03 June 2012

The essence of Complementary Feeding

I can still remember my first task during my internship in National Nutrition Council Region 7.  Dr. Parolita Mission, Nutrition Program Coordinator of NNC-7 gave me a task- to lay-out a broadcasters’ manual with a topic about Complementary Feeding. I admit I have no knowledge with this topic, at the back of my mind there is doubt if I could finish this manual for 3 days. During my working hours I started browsing the internet and the files which was given to me for my reference. If there’s one thing I learned with this task it is about the whole complementary feeding topic.
Complementary feeding should be focus since malnutrition is very rampant nowadays. Based on the Social Weather Station January 31, 2012 latest survey- hunger affects 22.5% or an estimated 4.5 million families. According to the results of the 7th National Nutrition Surveys (2008) 8.2 % of infants, 25.4% of 1-year old, 31.8% of 2-year old, 37.9% of 3-year old, 34.4% of 4-year old and 38.2% of 5 year-old children were undernourished. The first two years are considered the most critical in the life of the child. This is the “critical window” for the promotion of optimal growth, health, and development. Insufficient quantities and inadequate quality of complementary foods, poor child-feeding practices and high rates of infection have a detrimental impact on health and growth during these important years. Even with optimum breastfeeding, children can become stunted if they do not receive sufficient quantities of quality complementary foods at six months of age (Lancet, 2008).

1.      What is Complementary Feeding?
Complementary feeding is the giving of foods to infants starting at six months, in addition to breast milk. The additional foods and liquids are called complementary foods because these are only additional or supplemental to breastfeeding, and not sufficient on their own as a diet. Complementary foods used to be more commonly called "weaning foods". However, some experts advise that the use of the term "weaning foods" should be avoided so as not to imply that complementary foods are meant to be given to infants as they are weaned or “removed” from the breast. Complementary feeding should not displace breast milk or initiate the withdrawal of breastfeeding.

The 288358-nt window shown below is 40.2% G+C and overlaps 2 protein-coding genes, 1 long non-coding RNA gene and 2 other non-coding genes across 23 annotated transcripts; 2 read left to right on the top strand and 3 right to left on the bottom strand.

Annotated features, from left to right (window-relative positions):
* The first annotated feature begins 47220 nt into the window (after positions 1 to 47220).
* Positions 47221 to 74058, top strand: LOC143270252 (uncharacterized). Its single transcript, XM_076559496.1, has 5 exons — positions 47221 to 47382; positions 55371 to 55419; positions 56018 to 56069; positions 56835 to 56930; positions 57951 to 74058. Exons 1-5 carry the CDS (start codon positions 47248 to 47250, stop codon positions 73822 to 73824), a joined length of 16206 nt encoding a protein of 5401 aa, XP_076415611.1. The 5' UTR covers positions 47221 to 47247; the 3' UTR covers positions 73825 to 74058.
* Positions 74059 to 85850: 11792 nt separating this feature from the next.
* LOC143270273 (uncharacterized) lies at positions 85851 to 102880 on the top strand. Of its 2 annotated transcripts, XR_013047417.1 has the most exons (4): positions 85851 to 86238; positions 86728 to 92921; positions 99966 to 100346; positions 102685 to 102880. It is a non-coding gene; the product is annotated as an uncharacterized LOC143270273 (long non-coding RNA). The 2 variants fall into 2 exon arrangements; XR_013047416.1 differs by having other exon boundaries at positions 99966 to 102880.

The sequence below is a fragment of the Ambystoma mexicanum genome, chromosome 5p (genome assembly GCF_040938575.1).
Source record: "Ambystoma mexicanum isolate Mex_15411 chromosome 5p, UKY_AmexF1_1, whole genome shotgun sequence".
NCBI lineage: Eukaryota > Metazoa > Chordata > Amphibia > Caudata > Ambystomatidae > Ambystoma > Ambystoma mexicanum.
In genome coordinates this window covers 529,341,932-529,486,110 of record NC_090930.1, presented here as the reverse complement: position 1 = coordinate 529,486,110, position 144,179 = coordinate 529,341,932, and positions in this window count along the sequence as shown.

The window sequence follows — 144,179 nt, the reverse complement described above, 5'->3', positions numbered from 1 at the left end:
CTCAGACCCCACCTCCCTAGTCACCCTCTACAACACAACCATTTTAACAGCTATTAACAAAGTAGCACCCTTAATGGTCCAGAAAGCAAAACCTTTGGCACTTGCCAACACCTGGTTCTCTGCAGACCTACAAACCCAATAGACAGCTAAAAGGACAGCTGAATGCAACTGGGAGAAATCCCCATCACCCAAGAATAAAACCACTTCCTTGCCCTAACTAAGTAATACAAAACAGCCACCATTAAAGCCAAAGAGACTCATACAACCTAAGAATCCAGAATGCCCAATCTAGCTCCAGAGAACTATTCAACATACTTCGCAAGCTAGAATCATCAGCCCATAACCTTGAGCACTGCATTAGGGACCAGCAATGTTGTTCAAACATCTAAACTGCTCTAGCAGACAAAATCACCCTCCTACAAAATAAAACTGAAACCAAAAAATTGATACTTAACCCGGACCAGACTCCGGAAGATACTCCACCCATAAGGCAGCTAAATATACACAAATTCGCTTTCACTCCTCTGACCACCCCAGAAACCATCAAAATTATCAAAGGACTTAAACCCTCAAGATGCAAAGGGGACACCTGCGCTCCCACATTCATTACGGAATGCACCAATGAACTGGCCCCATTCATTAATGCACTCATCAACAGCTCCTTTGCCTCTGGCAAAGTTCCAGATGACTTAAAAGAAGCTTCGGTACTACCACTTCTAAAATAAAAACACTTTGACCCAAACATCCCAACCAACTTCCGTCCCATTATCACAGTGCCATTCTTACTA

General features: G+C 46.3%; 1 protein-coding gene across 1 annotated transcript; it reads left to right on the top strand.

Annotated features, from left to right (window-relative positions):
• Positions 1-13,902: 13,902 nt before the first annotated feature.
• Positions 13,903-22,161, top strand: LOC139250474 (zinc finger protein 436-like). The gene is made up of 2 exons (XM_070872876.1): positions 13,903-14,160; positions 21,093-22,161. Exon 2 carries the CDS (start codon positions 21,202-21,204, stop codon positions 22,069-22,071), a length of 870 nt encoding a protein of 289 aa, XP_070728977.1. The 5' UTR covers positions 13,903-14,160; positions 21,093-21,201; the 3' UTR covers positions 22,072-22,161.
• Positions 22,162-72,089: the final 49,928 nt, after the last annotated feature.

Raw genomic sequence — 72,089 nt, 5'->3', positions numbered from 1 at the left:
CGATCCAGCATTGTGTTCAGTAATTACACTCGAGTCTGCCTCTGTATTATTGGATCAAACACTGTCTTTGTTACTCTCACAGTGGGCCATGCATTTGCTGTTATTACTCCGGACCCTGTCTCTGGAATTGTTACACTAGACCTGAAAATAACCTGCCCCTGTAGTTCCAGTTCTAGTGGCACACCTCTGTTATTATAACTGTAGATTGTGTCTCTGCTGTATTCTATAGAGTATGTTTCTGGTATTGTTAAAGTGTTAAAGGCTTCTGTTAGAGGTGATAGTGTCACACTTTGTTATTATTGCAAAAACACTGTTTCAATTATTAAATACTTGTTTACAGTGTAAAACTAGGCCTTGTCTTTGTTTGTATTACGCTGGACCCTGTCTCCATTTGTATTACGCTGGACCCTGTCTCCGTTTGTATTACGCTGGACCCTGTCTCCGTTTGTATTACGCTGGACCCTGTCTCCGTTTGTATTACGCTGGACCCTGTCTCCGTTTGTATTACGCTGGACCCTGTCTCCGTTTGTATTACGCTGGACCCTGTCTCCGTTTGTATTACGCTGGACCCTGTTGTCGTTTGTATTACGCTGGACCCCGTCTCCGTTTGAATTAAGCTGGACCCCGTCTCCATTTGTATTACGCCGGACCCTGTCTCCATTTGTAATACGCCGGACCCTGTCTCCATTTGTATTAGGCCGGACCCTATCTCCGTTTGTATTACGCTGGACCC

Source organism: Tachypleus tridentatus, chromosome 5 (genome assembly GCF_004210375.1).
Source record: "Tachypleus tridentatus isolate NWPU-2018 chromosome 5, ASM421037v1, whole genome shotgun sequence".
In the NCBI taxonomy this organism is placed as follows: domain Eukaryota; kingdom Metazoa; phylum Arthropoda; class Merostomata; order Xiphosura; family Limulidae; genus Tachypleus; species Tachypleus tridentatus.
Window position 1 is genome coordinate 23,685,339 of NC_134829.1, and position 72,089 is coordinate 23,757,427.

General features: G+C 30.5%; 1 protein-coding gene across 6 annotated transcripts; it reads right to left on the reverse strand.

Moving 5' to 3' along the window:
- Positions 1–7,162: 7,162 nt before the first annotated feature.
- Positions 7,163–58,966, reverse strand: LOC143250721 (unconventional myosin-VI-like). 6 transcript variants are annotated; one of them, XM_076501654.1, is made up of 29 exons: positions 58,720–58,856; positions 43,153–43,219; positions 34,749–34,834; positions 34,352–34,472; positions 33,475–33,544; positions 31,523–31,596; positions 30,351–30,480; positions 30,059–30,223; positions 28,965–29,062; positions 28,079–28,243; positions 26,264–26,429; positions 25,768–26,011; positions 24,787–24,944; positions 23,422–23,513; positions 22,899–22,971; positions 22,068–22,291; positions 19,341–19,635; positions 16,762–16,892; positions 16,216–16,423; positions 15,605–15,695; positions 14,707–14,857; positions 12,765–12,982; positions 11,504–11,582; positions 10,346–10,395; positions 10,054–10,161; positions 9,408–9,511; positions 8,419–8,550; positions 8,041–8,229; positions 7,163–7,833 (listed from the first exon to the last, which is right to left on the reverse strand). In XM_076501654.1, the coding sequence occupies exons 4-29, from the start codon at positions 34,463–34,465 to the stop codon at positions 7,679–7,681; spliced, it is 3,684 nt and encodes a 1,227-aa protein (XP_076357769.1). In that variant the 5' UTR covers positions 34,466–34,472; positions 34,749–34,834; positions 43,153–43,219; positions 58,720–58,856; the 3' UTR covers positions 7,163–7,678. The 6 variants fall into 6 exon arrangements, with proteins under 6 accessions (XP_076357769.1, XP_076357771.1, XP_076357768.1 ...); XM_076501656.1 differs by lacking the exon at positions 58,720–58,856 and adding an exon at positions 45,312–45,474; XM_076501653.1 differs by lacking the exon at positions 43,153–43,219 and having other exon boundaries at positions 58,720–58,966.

2.      When is the right time to start complementary feeding?
From six months and older, there is a gap between the total energy needs of the baby and energy and nutrients provided by breast milk. As the baby grows, the energy and nutrient gap increases. Thus, the sixth month is the best time to start giving complementary foods. Exclusive breastfeeding from birth up to six months and starting complementary feeding at six completed months while continuing breastfeeding up to two years and beyond will help a child to grow healthy.
In addition, at six months, the baby’s digestive system is mature enough to digest a range of foods. The baby also begins to develop the coordination skills to move solid food from front to back of the mouth for ingestion. The control of the baby's head is improved and the baby is able to sit with support. These are important skills in eating solid foods. A 6-month old baby who looks and grabs at foods is a clear sign that he/she is ready to eat.

3.      What are the risks of starting complementary feeding too early or too late?

Starting complementary feeding before the sixth month may:
a.Reduce breast milk production or intake. The early introduction of other foods into the infant's diet decreases the frequency of breastfeeding and intensity of suckling and as a consequence breast milk production also decreases. When this happens, the additional food may take the place of breast milk, making it difficult to meet the child’s nutritional needs.